Loading [MathJax]/jax/output/HTML-CSS/jax.js
Research Paper Volume 11, Issue 23 pp 11244—11267

Identification of novel genes associated with longevity in Drosophila melanogaster - a computational approach

Bethany S. Hall 1, , Yvonne A. Barnett 1, 2, , Jonathan J. Crofts 1, , Nadia Chuzhanova 1, ,

  • 1 School of Science and Technology, Nottingham Trent University, Nottingham NG11 8NS, UK
  • 2 Current address: Faculty of Science and Engineering, Anglia Ruskin University, Cambridge, Cambridgeshire CB1 1PT, UK

received: September 2, 2019 ; accepted: November 18, 2019 ; published: December 3, 2019 ;

How to Cite

Copyright © 2019 Hall et al. This is an open-access article distributed under the terms of the Creative Commons Attribution License (CC BY 3.0), which permits unrestricted use, distribution, and reproduction in any medium, provided the original author and source are credited.


Despite a growing number of studies on longevity in Drosophila, genetic factors influencing lifespan are still poorly understood. In this paper we propose a conceptually new approach for the identification of novel longevity-associated genes and potential target genes for SNPs in non-coding regions by utilizing the knowledge of co-location of various loci, governed by the three-dimensional architecture of the Drosophila genome. Firstly, we created networks between genes/genomic regions harboring SNPs deemed to be significant in two longevity GWAS summary statistics datasets using intra- and inter-chromosomal interaction frequencies (Hi-C data) as a measure of co-location. These networks were further extended to include regions strongly interacting with previously selected regions. Using various network measures, literature search and additional bioinformatics resources, we investigated the plausibility of genes found to have genuine association with longevity. Several of the newly identified genes were common between the two GWAS datasets and these possessed human orthologs. We also found that the proportion of non-coding SNPs in borders between topologically associated domains is significantly higher than expected by chance. Assuming co-location, we investigated potential target genes for non-coding SNPs. This approach therefore offers a stepping stone to identification of novel genes and SNP targets linked to human longevity.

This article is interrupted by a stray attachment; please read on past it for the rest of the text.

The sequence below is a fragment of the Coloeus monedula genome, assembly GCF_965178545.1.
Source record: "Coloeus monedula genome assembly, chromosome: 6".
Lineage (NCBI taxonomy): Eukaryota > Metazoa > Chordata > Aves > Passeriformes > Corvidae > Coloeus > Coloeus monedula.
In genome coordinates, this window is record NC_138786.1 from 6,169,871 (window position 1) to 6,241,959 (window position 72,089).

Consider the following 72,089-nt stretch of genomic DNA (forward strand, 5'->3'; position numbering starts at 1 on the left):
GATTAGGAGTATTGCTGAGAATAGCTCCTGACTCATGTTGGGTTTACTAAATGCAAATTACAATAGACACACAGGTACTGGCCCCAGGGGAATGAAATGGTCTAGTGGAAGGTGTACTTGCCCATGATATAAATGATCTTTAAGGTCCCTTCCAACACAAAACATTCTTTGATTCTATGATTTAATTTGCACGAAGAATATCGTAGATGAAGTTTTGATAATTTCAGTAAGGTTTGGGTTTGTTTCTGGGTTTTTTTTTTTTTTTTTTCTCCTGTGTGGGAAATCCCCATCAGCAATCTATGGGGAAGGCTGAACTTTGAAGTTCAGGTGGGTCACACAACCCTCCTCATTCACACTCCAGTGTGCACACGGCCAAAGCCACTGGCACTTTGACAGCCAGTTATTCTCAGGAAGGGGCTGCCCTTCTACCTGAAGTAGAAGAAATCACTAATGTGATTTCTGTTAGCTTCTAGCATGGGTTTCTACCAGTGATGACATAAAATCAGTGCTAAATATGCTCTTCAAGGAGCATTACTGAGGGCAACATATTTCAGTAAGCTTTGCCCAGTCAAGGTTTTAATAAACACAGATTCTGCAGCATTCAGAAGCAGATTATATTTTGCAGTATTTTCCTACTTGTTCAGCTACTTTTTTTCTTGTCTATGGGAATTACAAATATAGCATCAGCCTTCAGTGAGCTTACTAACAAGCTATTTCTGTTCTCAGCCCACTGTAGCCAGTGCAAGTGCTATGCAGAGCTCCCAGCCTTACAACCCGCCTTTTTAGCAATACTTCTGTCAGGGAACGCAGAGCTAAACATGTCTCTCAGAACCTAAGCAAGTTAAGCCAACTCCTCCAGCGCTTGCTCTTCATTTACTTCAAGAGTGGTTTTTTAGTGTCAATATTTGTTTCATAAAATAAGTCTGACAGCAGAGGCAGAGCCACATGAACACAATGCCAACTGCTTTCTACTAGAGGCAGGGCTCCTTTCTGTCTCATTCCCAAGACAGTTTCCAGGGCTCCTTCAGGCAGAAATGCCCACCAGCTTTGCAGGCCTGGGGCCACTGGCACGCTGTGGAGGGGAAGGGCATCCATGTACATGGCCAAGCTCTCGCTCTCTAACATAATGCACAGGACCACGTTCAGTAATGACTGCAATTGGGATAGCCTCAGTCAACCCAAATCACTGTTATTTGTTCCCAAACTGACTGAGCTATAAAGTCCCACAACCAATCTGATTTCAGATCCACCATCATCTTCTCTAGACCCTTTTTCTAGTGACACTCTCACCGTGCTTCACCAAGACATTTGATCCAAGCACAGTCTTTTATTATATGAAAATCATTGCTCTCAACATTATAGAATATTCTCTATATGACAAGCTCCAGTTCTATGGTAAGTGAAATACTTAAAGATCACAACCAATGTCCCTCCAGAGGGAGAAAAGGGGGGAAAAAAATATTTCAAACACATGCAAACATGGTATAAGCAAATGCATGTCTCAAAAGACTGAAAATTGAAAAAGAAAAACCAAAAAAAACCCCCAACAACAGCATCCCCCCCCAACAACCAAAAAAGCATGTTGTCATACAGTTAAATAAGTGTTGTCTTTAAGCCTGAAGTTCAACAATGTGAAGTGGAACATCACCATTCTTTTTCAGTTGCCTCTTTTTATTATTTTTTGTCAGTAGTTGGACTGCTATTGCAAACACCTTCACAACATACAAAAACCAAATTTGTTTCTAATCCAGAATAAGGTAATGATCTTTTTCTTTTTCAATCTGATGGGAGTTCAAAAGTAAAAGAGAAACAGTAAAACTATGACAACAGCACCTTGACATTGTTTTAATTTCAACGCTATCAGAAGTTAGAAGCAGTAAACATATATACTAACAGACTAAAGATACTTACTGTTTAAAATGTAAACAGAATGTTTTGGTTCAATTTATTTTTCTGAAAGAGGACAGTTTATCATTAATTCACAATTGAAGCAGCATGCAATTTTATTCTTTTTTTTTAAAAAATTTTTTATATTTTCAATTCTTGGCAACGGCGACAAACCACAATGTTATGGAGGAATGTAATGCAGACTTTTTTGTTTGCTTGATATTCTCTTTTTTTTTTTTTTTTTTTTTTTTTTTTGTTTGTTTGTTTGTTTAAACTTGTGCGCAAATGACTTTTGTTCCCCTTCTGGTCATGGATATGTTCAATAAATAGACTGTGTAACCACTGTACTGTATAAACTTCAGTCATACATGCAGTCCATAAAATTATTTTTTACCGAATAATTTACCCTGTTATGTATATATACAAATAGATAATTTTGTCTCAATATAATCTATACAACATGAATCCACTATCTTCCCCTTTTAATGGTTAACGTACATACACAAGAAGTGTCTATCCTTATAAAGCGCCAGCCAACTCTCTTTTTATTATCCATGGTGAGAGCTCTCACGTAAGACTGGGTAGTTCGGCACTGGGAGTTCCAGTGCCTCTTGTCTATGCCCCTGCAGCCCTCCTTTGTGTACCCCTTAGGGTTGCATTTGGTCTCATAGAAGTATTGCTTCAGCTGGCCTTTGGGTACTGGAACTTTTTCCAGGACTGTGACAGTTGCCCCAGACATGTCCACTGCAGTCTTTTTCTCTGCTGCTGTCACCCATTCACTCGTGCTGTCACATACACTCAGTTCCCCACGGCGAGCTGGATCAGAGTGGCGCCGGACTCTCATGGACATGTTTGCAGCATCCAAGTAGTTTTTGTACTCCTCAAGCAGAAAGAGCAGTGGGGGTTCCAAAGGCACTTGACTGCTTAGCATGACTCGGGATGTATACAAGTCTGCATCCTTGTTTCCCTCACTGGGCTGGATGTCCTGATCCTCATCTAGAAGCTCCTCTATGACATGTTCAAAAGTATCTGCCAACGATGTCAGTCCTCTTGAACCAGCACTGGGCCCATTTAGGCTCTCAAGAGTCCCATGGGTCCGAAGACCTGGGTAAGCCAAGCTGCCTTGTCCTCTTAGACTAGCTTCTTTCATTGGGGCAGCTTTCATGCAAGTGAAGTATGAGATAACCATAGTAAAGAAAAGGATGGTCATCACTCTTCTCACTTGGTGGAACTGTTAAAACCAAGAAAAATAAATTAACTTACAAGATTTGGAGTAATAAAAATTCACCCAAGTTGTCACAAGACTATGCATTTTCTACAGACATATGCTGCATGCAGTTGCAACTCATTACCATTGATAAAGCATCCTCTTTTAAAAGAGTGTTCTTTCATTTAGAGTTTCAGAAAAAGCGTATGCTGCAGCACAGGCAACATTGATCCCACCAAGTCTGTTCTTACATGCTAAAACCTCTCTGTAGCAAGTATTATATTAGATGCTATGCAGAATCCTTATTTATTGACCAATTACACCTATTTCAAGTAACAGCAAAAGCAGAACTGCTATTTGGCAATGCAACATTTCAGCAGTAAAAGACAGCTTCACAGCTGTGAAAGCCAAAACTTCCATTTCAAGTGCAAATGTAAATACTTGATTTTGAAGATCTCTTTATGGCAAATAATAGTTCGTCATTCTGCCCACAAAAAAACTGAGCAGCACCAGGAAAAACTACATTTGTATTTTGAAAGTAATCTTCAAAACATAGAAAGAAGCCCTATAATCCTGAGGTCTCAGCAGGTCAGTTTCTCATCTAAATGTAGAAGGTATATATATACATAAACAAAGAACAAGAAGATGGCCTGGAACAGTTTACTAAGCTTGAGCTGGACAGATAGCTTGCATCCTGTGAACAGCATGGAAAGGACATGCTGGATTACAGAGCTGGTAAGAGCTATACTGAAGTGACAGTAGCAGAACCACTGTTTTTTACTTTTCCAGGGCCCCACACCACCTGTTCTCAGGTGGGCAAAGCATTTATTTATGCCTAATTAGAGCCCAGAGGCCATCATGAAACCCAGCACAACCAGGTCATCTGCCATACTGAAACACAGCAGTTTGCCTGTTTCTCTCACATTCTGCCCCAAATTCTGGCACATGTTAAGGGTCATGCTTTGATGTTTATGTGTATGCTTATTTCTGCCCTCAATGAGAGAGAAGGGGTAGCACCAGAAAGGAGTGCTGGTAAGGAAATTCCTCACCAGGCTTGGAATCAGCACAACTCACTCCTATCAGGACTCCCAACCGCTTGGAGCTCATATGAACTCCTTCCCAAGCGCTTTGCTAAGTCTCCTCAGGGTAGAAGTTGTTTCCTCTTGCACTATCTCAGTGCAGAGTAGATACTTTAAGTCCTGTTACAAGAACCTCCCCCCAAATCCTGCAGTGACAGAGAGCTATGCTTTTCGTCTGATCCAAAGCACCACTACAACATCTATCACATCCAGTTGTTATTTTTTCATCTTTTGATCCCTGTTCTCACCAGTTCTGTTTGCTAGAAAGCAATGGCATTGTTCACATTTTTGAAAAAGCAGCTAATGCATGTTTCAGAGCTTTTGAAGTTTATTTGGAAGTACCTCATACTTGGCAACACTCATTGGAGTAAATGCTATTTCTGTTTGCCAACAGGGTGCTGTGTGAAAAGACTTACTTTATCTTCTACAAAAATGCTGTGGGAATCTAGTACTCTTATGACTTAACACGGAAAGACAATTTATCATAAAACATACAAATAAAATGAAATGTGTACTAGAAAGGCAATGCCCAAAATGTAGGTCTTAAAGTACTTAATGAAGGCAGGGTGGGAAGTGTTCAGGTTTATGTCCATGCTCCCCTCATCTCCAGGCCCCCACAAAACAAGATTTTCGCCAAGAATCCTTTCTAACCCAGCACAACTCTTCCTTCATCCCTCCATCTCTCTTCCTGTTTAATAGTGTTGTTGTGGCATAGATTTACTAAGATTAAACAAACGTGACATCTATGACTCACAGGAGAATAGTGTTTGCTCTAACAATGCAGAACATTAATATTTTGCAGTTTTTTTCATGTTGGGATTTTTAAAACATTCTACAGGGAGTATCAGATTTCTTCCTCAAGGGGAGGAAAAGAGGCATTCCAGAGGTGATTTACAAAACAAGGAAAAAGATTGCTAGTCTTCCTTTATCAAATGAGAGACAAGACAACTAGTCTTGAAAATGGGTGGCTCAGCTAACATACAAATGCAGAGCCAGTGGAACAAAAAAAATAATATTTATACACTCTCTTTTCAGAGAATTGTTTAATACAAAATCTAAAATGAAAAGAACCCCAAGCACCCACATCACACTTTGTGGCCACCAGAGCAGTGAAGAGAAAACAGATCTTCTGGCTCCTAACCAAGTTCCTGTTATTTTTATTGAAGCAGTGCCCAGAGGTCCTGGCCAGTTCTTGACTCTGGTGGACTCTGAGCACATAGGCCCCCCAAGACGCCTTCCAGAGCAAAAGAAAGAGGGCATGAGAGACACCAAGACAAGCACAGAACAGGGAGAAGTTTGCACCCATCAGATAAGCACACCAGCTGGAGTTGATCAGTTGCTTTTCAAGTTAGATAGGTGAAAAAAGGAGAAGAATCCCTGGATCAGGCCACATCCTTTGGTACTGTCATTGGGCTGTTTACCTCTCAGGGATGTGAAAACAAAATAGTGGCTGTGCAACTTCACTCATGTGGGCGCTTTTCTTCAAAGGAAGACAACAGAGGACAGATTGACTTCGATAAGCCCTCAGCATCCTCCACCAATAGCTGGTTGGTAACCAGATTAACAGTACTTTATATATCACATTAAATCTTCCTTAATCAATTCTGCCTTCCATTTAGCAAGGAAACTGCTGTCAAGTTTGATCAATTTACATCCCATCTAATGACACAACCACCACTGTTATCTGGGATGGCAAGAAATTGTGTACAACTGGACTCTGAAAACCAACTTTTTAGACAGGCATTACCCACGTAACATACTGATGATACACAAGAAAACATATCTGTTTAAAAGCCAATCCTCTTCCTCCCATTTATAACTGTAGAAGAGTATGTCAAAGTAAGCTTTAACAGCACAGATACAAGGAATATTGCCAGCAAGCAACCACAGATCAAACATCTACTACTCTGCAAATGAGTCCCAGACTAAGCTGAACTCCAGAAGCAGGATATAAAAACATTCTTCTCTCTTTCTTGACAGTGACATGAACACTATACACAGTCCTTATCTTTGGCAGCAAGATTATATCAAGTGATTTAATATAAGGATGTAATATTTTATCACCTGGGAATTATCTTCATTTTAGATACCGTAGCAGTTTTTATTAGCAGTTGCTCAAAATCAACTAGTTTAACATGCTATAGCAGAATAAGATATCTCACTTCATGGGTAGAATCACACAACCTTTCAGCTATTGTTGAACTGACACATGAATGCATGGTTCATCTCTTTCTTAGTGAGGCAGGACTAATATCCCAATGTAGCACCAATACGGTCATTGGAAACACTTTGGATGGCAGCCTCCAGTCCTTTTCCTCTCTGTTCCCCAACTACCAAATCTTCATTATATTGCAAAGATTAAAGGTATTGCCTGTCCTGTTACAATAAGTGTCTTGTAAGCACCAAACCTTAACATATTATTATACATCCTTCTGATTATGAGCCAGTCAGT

Despite a growing number of studies on survival into old (≥ 85 years) and advanced (≥ 90 years) age, factors influencing longevity (or lifespan) are still poorly understood. Human twin studies estimated that 20–30% of variation in survival into old and advanced age, besides maintaining a healthy life style, is determined by heritable genetic factors [1, 2].

In order to determine these genetic factors, several genome-wide scans for linkage, genome-wide association studies (GWAS) and genome-wide association meta-analyses have been carried out on panels of long-lived individuals. Variations in many loci, e.g. near the D4S1564 [3], MINPP1 [4], HLA-DQA1/DRB1 and LPA [5] genes, have been identified as contributing to survival into old age, but only single nucleotide polymorphisms (SNPs) in TOMM40/APOE and FOXO3 loci were found to robustly associate with longevity [611]. In a whole-genome scan for genetic linkage performed by Kerber et al. [12] on individuals from the Utah Population Database, in which high levels of both familial longevity and individual longevity were exhibited, the strongest signal was observed in marker D3S3547 on chromosome 3p24.1. In addition, a locus on chromosome 3p24-22, previously identified in [13], was found to link to exceptional longevity [12], strengthening the case that genes found in these regions play a role in the regulation of human lifespan. Boyden and Kunkel [13] have identified several additional loci as having significant association with longevity, e.g. on chromosomes 9q31-34, 12q24 and 4q22-25. Recently, GWAS of parental longevity was performed on participants of European descent available via the UK Biobank [14]. Several previously known variants have been confirmed in this study. In addition, other common variants previously found by disease-specific GWAS to associate with e.g. cellular senescence, inflammation, lipid metabolism and cardiovascular conditions were also found to associate with parental longevity [14]. Their results suggest that human longevity is a highly polygenic trait influenced by many variants with a small effect size [14].